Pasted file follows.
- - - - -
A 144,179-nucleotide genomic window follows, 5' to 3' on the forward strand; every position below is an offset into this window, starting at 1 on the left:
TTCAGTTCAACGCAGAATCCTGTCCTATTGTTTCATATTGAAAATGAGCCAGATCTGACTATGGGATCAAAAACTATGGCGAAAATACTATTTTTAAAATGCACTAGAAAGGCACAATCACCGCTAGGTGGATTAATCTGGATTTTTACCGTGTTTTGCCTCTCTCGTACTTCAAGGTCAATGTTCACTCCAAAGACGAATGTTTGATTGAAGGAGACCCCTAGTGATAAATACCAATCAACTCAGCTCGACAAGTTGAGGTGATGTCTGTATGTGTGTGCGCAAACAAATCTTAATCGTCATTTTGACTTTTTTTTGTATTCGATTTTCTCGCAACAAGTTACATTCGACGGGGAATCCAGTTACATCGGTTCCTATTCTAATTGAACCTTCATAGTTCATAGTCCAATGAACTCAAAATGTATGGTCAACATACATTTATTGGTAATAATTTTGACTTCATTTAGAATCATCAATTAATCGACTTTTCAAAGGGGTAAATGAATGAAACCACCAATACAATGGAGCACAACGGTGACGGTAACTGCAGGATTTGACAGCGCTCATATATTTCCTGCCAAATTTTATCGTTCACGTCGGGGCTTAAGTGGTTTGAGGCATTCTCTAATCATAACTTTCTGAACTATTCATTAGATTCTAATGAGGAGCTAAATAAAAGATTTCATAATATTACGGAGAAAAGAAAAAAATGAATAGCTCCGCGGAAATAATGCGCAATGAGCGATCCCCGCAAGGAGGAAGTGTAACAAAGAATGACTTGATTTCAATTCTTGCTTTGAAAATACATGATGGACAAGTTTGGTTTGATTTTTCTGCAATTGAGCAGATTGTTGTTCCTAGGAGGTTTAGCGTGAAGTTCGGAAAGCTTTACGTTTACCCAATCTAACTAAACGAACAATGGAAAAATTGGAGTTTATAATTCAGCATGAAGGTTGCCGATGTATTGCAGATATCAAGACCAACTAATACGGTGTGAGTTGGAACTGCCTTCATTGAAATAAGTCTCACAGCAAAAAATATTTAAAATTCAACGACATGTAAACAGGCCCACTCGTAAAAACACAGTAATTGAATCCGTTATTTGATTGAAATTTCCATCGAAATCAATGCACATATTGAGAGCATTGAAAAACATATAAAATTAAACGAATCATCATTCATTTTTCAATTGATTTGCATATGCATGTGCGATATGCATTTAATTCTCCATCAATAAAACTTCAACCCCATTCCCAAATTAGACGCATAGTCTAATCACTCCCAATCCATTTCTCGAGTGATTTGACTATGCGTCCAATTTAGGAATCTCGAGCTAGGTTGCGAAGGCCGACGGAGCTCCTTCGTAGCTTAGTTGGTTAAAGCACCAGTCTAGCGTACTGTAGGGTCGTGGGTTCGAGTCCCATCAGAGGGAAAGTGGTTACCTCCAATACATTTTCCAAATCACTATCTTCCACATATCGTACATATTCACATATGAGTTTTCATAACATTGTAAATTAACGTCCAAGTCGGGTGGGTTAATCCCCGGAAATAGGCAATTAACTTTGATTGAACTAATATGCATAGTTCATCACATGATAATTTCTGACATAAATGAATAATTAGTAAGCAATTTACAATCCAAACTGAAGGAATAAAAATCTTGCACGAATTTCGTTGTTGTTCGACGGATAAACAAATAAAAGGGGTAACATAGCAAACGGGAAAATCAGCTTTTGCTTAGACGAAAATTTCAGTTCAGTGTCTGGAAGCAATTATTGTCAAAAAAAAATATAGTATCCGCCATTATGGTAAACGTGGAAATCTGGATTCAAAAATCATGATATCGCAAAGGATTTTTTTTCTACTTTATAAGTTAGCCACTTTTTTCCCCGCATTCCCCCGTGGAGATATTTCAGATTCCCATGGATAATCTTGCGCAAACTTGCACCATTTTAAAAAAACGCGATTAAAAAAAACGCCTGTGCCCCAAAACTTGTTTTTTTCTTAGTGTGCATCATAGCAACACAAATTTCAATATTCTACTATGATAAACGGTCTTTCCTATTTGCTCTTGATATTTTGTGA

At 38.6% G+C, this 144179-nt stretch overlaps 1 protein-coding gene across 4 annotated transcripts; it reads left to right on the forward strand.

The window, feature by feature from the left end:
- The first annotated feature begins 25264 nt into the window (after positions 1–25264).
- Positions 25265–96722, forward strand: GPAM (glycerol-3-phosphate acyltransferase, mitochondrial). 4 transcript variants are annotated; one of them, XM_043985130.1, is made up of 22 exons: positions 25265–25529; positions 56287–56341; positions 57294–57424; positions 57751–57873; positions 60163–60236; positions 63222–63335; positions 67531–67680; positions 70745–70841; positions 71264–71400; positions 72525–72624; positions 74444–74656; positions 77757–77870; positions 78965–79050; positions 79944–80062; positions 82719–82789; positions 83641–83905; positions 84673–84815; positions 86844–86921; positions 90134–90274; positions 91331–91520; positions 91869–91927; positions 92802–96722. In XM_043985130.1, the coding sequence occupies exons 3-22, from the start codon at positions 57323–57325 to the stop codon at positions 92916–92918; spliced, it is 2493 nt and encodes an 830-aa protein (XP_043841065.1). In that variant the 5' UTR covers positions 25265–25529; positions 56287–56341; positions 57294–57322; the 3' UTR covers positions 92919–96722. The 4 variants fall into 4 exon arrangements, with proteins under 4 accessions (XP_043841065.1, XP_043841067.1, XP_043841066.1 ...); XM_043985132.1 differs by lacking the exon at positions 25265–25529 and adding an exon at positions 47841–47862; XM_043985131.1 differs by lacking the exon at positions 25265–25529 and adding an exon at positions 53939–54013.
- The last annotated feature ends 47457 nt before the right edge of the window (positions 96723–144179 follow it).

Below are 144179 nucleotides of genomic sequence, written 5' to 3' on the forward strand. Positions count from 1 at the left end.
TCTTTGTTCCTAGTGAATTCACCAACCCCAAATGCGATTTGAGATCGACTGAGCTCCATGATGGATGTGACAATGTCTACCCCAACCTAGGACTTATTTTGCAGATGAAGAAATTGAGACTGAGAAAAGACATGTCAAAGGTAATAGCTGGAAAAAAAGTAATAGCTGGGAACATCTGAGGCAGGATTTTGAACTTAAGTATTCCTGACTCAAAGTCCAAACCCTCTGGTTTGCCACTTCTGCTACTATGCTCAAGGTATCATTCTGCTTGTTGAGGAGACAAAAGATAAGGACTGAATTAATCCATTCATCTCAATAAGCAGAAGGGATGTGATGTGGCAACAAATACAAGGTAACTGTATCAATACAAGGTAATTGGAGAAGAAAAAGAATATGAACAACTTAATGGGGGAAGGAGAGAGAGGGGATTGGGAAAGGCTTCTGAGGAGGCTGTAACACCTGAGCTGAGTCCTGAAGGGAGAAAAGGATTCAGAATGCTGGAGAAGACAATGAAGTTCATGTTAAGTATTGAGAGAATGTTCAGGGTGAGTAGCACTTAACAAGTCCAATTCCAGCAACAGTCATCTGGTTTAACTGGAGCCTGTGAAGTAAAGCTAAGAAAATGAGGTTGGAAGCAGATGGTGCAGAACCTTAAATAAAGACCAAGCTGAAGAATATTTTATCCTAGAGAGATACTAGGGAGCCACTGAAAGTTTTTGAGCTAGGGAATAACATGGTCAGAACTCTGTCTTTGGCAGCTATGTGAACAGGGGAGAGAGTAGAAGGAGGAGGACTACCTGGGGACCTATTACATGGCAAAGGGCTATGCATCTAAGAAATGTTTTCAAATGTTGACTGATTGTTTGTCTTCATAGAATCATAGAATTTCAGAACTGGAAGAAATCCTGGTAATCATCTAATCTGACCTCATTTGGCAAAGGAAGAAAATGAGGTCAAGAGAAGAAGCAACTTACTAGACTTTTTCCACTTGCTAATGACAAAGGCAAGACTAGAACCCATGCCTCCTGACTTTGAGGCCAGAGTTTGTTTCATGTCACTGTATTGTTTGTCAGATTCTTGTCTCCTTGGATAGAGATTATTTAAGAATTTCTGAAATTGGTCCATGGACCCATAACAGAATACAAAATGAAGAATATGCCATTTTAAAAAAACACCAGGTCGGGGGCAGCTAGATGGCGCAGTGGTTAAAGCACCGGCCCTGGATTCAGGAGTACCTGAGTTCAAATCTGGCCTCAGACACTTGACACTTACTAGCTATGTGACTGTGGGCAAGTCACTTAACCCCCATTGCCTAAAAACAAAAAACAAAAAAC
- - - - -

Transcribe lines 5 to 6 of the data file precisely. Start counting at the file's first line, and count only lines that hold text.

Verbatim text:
- The first annotated feature begins 25264 nt into the window (after positions 1–25264).
- Positions 25265–96722, forward strand: GPAM (glycerol-3-phosphate acyltransferase, mitochondrial). 4 transcript variants are annotated; one of them, XM_043985130.1, is made up of 22 exons: positions 25265–25529; positions 56287–56341; positions 57294–57424; positions 57751–57873; positions 60163–60236; positions 63222–63335; positions 67531–67680; positions 70745–70841; positions 71264–71400; positions 72525–72624; positions 74444–74656; positions 77757–77870; positions 78965–79050; positions 79944–80062; positions 82719–82789; positions 83641–83905; positions 84673–84815; positions 86844–86921; positions 90134–90274; positions 91331–91520; positions 91869–91927; positions 92802–96722. In XM_043985130.1, the coding sequence occupies exons 3-22, from the start codon at positions 57323–57325 to the stop codon at positions 92916–92918; spliced, it is 2493 nt and encodes an 830-aa protein (XP_043841065.1). In that variant the 5' UTR covers positions 25265–25529; positions 56287–56341; positions 57294–57322; the 3' UTR covers positions 92919–96722. The 4 variants fall into 4 exon arrangements, with proteins under 4 accessions (XP_043841065.1, XP_043841067.1, XP_043841066.1 ...); XM_043985132.1 differs by lacking the exon at positions 25265–25529 and adding an exon at positions 47841–47862; XM_043985131.1 differs by lacking the exon at positions 25265–25529 and adding an exon at positions 53939–54013.